Corrupt Government-mandated PLAs Rig the Bidding Process

Problematic, anti-competitive terms in government-mandated PLAs require contractors to:

  • Use union hiring halls to obtain most or all workers instead of their existing workforce.
  • Obtain apprentices exclusively from union apprenticeship programs.
  • Follow inefficient union work rules.
  • Pay into union benefit and multi-employer pension plans that any limited number of nonunion employees permitted on the project will be unlikely to access unless they join a union and vest in these plans.

Research estimates that nonunion employees on PLA projects suffer an estimated 20% reduction in compensation and contractors pay an extra 25% in benefits costs to cover this PLA wage theft to union plans, making merit shop firms less competitive against unionized firms. In addition, any limited number of nonunion workers are forced to join a union and/or pay union dues as a condition of employment. The practical impact of government-mandated PLAs is that they discourage competition from qualified and local contractors and their skilled employees who want nothing more than to pursue their career dreams, provide for their families and rebuild their communities.

Contracts subject to government-mandated PLAs steer work to benefit union-signatory contractors and well-connected construction unions favored in PLAs, who use their members’ dues to support the political campaigns of candidates who pledge to push PLA mandates on taxpayer-funded projects that deny opportunities to the more 87% of U.S. private construction workers who choose not to join a union.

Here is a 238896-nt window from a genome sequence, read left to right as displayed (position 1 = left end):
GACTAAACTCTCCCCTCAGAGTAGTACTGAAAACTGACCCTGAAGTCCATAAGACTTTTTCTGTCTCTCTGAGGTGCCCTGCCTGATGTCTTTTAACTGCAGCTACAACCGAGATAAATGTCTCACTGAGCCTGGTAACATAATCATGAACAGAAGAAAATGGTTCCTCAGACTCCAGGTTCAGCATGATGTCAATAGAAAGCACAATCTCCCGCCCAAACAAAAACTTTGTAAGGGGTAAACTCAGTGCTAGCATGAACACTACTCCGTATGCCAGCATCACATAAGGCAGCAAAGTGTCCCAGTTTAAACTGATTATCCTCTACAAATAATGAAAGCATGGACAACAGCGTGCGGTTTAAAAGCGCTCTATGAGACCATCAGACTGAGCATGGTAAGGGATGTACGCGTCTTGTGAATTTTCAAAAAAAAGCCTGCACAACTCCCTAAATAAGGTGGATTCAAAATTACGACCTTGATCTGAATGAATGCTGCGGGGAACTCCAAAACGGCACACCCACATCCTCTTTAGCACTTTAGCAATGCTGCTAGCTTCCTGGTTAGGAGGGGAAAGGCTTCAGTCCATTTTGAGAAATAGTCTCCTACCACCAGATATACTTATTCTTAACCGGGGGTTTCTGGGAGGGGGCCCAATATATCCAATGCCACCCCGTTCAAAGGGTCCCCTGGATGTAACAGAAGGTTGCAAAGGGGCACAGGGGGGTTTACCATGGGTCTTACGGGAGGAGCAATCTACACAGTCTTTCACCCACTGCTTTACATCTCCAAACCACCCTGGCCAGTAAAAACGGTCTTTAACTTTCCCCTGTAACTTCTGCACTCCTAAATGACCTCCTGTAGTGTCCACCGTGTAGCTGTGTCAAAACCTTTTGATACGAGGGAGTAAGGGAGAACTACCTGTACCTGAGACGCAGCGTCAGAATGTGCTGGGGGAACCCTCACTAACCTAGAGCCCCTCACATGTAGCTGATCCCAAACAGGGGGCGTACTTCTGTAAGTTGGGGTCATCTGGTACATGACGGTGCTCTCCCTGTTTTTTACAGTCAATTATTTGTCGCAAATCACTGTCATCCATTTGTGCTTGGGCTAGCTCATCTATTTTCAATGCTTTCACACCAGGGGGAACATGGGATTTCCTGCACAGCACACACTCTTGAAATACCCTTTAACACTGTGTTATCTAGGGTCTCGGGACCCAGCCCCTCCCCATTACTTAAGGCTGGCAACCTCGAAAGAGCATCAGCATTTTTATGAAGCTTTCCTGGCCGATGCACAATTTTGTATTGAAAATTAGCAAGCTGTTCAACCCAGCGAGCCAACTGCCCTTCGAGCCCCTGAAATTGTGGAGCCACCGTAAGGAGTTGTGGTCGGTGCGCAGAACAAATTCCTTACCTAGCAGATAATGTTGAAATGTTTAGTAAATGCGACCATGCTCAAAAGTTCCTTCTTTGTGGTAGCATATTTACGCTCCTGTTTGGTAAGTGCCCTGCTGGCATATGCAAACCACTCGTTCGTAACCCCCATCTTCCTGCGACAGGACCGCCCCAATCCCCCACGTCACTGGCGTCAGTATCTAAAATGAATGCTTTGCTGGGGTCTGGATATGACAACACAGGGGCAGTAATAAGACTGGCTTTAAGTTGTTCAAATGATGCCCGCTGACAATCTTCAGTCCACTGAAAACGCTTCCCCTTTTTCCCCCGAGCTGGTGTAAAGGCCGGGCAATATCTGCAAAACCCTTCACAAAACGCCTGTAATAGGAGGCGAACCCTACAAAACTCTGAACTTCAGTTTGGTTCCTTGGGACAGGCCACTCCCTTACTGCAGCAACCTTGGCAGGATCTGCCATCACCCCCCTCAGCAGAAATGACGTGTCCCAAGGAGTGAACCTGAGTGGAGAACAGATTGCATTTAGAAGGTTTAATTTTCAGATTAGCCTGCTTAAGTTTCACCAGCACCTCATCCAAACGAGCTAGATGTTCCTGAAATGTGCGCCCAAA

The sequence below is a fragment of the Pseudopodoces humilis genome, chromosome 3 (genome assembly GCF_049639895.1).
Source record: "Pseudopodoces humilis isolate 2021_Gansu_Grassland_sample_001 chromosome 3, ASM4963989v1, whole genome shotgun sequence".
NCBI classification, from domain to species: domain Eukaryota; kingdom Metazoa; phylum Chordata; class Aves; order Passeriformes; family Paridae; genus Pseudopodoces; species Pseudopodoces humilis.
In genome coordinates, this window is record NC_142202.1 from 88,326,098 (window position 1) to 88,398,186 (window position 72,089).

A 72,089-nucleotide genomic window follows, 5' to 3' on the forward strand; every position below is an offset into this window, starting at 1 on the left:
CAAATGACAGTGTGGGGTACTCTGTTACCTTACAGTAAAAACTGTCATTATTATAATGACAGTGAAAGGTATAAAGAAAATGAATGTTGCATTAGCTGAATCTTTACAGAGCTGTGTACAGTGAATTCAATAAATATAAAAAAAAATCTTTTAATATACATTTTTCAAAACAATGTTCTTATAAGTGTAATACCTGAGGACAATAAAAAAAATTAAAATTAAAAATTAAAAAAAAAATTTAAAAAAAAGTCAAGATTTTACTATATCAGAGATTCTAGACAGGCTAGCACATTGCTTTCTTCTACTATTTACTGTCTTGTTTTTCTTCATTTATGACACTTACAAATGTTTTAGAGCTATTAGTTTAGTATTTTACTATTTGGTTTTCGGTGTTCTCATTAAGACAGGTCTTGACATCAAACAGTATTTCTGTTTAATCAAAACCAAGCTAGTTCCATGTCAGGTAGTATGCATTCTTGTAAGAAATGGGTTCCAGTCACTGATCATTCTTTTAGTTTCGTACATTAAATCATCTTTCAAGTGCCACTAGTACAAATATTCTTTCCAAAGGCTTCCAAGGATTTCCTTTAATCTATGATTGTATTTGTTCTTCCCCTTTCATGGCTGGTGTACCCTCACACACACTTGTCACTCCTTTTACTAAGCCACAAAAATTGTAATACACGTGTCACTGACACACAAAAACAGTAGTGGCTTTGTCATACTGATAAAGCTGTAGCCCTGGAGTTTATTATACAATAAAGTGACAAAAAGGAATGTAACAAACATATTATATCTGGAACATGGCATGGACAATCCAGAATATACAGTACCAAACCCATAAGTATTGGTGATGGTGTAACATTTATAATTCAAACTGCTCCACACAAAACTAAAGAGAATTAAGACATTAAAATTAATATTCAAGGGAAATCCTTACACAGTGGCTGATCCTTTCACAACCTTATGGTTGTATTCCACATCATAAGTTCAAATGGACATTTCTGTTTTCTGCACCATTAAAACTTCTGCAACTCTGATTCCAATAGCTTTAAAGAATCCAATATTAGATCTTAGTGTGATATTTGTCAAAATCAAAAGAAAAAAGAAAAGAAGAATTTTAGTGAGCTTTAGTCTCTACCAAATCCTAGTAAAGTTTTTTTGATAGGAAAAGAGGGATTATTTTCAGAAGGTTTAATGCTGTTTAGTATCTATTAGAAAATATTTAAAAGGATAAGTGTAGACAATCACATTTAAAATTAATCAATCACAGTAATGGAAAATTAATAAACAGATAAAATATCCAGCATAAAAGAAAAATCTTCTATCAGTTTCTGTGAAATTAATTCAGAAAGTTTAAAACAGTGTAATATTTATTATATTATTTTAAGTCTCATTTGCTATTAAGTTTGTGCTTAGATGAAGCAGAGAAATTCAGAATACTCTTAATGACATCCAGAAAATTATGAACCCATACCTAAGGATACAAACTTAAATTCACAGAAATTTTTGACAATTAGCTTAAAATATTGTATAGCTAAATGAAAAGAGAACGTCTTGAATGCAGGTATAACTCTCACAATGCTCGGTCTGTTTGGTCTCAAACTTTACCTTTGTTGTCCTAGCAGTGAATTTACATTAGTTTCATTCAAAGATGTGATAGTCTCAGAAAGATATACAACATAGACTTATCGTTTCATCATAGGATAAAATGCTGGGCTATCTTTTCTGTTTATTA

Potential PLA mandates on taxpayer-funded contracts expose officials to intense political pressure, as unions spend millions to secure a monopoly on public works construction projects.

According to public filings, in the 2019-2020 election cycle, the 14 construction trade unions affiliated with the North America’s Building Trades Unions disbursed nearly $66 million in federal PAC dollars to federal, state and local candidates, committees, joint fundraising committees, national state and local parties and various other expenses.

These PACs contributed almost $15 million to federal candidates, and $13.51 million—90%—went to Democratic candidates.

Continuing the #NoPLAs Fight in 2021

As we have done throughout the Trump and Obama administrations, ABC and a diverse coalition of organizations will continue to prioritize defending fair and open competition in public contracting during the Biden administration and the 117th Congress.

In the 116th Congress, ABC and the coalition were strong supporters of federal legislation called the Fair and Open Competition Act (H.R. 1858/S. 907), introduced by Rep. Ted Budd (R-N.C.) and Sen. Todd Young (R-Ind.), which prevents federal agencies and recipients of federal funding from requiring contractors to sign controversial PLAs as a condition of winning federal or federally assisted construction contracts.